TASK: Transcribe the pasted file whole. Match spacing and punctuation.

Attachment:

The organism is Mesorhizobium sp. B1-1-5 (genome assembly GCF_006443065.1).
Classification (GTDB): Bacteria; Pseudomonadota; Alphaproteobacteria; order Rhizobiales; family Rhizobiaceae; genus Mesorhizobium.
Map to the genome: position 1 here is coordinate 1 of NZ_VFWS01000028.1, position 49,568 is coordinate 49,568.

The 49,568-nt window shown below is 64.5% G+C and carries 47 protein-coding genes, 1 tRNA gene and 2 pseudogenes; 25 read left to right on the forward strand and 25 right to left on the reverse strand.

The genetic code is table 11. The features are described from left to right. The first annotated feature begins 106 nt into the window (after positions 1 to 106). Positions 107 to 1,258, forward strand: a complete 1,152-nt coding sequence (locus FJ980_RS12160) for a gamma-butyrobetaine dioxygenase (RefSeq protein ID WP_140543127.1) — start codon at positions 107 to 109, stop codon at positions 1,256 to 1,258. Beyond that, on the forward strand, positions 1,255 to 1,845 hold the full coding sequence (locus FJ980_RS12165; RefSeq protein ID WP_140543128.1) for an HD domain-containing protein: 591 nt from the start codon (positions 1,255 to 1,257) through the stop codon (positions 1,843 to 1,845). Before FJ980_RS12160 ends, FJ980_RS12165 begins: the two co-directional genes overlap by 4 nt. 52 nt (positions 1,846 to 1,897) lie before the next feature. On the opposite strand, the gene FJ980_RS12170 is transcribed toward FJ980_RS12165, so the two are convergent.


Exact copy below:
The organism is Mesorhizobium sp. B1-1-5 (genome assembly GCF_006443065.1).
Classification (GTDB): Bacteria; Pseudomonadota; Alphaproteobacteria; order Rhizobiales; family Rhizobiaceae; genus Mesorhizobium.
Map to the genome: position 1 here is coordinate 1 of NZ_VFWS01000028.1, position 49,568 is coordinate 49,568.

The 49,568-nt window shown below is 64.5% G+C and carries 47 protein-coding genes, 1 tRNA gene and 2 pseudogenes; 25 read left to right on the forward strand and 25 right to left on the reverse strand.

The genetic code is table 11. The features are described from left to right. The first annotated feature begins 106 nt into the window (after positions 1 to 106). Positions 107 to 1,258, forward strand: a complete 1,152-nt coding sequence (locus FJ980_RS12160) for a gamma-butyrobetaine dioxygenase (RefSeq protein ID WP_140543127.1) — start codon at positions 107 to 109, stop codon at positions 1,256 to 1,258. Beyond that, on the forward strand, positions 1,255 to 1,845 hold the full coding sequence (locus FJ980_RS12165; RefSeq protein ID WP_140543128.1) for an HD domain-containing protein: 591 nt from the start codon (positions 1,255 to 1,257) through the stop codon (positions 1,843 to 1,845). Before FJ980_RS12160 ends, FJ980_RS12165 begins: the two co-directional genes overlap by 4 nt. 52 nt (positions 1,846 to 1,897) lie before the next feature. On the opposite strand, the gene FJ980_RS12170 is transcribed toward FJ980_RS12165, so the two are convergent.